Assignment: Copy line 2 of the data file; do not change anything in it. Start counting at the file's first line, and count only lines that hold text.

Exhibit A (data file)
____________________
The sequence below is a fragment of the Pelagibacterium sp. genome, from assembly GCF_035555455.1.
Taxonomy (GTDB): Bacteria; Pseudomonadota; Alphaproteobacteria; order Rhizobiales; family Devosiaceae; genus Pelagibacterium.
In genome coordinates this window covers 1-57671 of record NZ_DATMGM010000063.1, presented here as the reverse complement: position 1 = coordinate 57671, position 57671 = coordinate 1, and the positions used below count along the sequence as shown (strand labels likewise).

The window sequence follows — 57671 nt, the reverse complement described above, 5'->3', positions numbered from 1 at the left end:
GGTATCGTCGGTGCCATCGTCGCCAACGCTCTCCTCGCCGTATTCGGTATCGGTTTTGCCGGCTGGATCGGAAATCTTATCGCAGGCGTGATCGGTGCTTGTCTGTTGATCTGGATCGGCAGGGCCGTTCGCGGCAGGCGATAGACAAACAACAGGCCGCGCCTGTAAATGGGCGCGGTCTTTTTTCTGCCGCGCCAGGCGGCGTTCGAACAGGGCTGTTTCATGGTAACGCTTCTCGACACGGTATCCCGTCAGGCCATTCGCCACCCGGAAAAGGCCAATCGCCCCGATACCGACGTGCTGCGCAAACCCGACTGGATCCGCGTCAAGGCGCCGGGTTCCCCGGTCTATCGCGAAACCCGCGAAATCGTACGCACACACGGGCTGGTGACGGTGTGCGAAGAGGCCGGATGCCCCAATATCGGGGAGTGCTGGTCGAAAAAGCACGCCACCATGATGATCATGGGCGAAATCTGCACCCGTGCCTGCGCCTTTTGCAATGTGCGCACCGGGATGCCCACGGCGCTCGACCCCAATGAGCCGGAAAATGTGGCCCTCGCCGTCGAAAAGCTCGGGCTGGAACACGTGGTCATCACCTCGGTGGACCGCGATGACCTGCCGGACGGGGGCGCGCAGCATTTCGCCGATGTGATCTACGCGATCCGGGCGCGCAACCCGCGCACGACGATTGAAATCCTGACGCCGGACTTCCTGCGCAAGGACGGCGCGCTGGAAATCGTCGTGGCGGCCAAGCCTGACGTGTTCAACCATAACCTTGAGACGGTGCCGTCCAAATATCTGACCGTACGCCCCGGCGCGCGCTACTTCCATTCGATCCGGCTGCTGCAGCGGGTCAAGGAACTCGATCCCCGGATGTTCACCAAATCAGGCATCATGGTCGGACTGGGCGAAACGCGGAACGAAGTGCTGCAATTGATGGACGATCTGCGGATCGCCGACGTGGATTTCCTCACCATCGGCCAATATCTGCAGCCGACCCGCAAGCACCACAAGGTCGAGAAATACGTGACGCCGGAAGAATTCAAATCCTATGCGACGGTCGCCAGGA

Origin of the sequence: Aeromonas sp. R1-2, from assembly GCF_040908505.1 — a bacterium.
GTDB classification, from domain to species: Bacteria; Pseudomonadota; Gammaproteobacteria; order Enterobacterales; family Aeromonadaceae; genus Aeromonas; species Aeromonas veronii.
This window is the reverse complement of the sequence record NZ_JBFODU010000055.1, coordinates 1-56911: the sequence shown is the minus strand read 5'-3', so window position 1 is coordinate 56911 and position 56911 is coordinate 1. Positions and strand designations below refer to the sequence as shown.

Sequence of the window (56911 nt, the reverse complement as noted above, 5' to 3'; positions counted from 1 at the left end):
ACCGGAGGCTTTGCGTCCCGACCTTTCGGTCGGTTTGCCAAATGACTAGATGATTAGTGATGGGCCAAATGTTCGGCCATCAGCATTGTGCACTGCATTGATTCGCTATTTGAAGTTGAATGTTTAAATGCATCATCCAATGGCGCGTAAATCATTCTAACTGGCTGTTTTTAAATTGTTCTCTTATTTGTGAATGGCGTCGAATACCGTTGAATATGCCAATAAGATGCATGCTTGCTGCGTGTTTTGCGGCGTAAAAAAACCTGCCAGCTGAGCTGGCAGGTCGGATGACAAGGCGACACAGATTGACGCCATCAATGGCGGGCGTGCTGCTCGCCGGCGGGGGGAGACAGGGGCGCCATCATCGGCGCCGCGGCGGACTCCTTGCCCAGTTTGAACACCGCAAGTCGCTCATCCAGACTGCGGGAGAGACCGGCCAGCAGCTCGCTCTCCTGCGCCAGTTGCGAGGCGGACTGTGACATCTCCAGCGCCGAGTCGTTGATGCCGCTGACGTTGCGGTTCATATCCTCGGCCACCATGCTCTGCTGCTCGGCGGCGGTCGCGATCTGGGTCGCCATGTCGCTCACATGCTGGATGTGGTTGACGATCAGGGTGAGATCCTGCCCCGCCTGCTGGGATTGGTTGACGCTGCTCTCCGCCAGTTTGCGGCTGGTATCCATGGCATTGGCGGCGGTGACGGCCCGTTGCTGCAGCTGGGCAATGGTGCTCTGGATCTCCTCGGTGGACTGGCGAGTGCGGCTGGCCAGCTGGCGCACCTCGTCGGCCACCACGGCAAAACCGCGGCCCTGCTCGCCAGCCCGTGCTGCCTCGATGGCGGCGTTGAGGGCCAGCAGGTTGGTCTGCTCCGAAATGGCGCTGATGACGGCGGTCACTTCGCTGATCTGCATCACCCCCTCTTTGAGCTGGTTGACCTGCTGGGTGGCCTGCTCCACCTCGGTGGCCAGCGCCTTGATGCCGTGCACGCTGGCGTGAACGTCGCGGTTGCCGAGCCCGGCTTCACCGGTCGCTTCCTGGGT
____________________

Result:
Taxonomy (GTDB): Bacteria; Pseudomonadota; Alphaproteobacteria; order Rhizobiales; family Devosiaceae; genus Pelagibacterium.